Similarly, it seems unlikely that a statute is narrowly tailored to achieving the stated compelling interest when it potentially criminalizes distribution of works featuring only brief flashes of nudity.

The Court of Appeal also held that the portion of the law requiring a 4″ warning sticker in addition to the ESRB warning was not sufficiently narrowly tailored.

According to Next Generation (and other sources), the state has not yet paid the $150,000+ legal costs that the court awarded to ESA on August 12, 2006.

Sources: Gamasutra | GameSpot | GameDaily.biz | GamePolitics.com | ars technica | CNet| Chicago Tribune | First Amendment Center | Media Law Prof

GamePolitics Full Coverage of Illinois Game Law

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Preliminary Injunction Granted Against Oklahoma ‘Games as Porn’ Law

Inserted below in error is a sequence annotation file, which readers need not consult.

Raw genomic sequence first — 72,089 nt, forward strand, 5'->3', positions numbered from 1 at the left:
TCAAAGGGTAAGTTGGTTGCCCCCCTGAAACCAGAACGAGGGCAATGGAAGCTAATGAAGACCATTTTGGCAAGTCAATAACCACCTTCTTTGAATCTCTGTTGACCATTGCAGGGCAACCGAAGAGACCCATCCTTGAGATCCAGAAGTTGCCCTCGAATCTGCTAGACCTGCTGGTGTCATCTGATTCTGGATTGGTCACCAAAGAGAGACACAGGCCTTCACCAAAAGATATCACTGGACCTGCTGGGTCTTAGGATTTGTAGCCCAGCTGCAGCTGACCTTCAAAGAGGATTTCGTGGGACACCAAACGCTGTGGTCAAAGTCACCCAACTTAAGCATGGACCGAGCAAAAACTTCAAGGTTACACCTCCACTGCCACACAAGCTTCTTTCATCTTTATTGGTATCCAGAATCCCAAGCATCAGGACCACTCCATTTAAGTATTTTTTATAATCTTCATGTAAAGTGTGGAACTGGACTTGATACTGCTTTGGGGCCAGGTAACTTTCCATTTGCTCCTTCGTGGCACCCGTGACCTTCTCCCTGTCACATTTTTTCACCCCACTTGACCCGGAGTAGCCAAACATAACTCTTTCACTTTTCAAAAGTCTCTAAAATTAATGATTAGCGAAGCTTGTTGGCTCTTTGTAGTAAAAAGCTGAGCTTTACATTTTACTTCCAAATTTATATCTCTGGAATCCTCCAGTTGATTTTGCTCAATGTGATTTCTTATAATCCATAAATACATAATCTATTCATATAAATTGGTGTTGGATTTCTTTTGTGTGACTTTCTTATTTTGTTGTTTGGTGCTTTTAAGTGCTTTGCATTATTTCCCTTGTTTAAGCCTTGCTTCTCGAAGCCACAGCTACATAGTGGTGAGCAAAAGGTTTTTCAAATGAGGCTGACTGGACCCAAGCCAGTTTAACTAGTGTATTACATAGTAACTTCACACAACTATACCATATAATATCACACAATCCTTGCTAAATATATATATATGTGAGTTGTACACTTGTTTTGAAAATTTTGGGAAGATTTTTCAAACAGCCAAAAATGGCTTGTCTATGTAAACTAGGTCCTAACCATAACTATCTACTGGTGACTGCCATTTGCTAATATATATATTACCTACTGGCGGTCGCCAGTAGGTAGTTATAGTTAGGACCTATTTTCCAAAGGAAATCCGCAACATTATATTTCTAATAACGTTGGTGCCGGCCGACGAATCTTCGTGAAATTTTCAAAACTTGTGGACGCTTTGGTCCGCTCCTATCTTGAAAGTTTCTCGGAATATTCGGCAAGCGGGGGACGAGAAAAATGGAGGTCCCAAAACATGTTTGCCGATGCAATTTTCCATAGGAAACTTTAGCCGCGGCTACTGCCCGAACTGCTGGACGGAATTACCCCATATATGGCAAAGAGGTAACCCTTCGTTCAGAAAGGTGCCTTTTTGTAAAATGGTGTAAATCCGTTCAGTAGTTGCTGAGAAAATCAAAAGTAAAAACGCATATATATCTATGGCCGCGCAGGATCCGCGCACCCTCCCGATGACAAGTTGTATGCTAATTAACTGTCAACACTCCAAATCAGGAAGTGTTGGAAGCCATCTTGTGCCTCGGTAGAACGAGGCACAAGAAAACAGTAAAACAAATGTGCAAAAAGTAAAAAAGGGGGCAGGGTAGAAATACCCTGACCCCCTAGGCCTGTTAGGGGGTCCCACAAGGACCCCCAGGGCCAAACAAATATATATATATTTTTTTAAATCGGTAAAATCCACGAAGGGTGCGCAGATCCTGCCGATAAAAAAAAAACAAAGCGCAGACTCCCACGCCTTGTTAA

Categories: DecisionsInjunctionsViolent Game Law Cases

Text of Preliminary Injunction
Text of Law (HB 3004)
As expected, the Oklahoma law that would make it a felony for anyone to sell, rent or display games which contain “inappropriate violence”, has been enjoined. The law would require stores to keep such games hidden in a similar manner to pornographic magazines and videos. The law was set to go into effect on November 1, 2006.

Sources: Gamasutra | GameDaily.biz | ars technica | Law.com | GameSpot | Next Generation | GamePolitics.com

GamePolitics.com Full Coverage of Oklahoma ‘Games as Porn’ Law
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Minnesota Appeals Video Game Law Permanent Injunction

Categories: InjunctionsViolent Game Law Cases

ESA v. Minnesota (March 17, 2008 – 8th Cir Court of Appeals)
Click to hear Oral Arguments on Appeal (Feb 12, 2007)
Text of Appeal (Aug 29, 2006)
Permanent Injunction (July 31, 2006 – District Court)
Text of Complaint (June 6, 2006)
Text of Enjoined Bill (May 22, 2006)